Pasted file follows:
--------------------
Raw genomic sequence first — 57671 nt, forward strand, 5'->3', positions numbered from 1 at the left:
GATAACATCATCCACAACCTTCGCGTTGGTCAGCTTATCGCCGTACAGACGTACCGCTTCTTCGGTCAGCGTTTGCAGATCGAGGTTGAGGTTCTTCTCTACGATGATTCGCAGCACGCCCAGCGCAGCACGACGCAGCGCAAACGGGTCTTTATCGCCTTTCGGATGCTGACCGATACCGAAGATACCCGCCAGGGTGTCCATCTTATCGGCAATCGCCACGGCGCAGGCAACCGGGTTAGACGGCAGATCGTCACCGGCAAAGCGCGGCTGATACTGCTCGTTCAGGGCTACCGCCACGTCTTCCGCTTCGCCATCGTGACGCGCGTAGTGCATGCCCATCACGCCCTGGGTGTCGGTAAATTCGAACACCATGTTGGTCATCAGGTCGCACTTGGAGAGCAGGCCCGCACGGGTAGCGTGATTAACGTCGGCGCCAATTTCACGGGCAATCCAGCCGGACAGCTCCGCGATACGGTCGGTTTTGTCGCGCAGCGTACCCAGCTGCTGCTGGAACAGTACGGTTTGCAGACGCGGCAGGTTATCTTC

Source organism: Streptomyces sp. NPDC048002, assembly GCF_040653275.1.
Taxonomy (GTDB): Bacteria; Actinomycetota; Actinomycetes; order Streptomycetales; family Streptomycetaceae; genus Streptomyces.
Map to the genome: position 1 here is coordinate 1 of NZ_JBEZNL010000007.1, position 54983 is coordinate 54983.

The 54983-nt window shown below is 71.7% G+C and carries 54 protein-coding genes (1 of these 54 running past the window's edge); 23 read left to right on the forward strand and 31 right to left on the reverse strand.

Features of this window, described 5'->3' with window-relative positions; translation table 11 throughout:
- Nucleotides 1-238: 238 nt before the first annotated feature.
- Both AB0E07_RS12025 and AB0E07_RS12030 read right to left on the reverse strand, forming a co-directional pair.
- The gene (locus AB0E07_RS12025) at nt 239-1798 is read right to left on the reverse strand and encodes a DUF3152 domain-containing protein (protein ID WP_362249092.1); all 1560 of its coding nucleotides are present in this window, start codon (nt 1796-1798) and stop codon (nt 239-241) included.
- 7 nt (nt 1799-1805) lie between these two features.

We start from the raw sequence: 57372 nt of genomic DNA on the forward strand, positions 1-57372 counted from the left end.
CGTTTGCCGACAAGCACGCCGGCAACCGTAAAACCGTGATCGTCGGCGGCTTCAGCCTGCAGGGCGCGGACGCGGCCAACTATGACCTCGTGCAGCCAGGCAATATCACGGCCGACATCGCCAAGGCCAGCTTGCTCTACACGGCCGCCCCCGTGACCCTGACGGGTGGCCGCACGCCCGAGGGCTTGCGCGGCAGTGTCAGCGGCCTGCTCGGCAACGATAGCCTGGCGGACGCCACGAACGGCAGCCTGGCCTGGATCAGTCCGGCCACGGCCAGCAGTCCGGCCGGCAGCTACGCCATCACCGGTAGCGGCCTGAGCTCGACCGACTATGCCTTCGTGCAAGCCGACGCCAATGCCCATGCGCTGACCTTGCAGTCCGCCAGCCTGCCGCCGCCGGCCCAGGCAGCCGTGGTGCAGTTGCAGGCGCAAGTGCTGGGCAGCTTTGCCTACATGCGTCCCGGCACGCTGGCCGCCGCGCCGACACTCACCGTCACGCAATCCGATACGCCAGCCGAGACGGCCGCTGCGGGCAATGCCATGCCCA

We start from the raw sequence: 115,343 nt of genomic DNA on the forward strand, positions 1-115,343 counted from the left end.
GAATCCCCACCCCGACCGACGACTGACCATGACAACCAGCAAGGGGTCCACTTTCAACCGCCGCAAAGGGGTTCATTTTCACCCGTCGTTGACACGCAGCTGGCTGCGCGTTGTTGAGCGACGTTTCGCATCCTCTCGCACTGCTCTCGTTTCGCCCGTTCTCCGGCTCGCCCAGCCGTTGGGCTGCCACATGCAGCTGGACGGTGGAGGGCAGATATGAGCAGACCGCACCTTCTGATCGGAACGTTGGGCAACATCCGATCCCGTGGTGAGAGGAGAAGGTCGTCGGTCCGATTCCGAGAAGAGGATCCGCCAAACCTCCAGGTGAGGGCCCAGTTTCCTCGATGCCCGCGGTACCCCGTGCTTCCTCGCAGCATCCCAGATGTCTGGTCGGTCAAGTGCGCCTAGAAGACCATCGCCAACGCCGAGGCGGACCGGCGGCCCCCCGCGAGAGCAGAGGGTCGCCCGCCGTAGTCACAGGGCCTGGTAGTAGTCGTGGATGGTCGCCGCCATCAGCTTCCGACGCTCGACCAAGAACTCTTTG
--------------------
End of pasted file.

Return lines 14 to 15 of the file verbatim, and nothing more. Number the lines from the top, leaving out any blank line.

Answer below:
We start from the raw sequence: 115,343 nt of genomic DNA on the forward strand, positions 1-115,343 counted from the left end.
GAATCCCCACCCCGACCGACGACTGACCATGACAACCAGCAAGGGGTCCACTTTCAACCGCCGCAAAGGGGTTCATTTTCACCCGTCGTTGACACGCAGCTGGCTGCGCGTTGTTGAGCGACGTTTCGCATCCTCTCGCACTGCTCTCGTTTCGCCCGTTCTCCGGCTCGCCCAGCCGTTGGGCTGCCACATGCAGCTGGACGGTGGAGGGCAGATATGAGCAGACCGCACCTTCTGATCGGAACGTTGGGCAACATCCGATCCCGTGGTGAGAGGAGAAGGTCGTCGGTCCGATTCCGAGAAGAGGATCCGCCAAACCTCCAGGTGAGGGCCCAGTTTCCTCGATGCCCGCGGTACCCCGTGCTTCCTCGCAGCATCCCAGATGTCTGGTCGGTCAAGTGCGCCTAGAAGACCATCGCCAACGCCGAGGCGGACCGGCGGCCCCCCGCGAGAGCAGAGGGTCGCCCGCCGTAGTCACAGGGCCTGGTAGTAGTCGTGGATGGTCGCCGCCATCAGCTTCCGACGCTCGACCAAGAACTCTTTG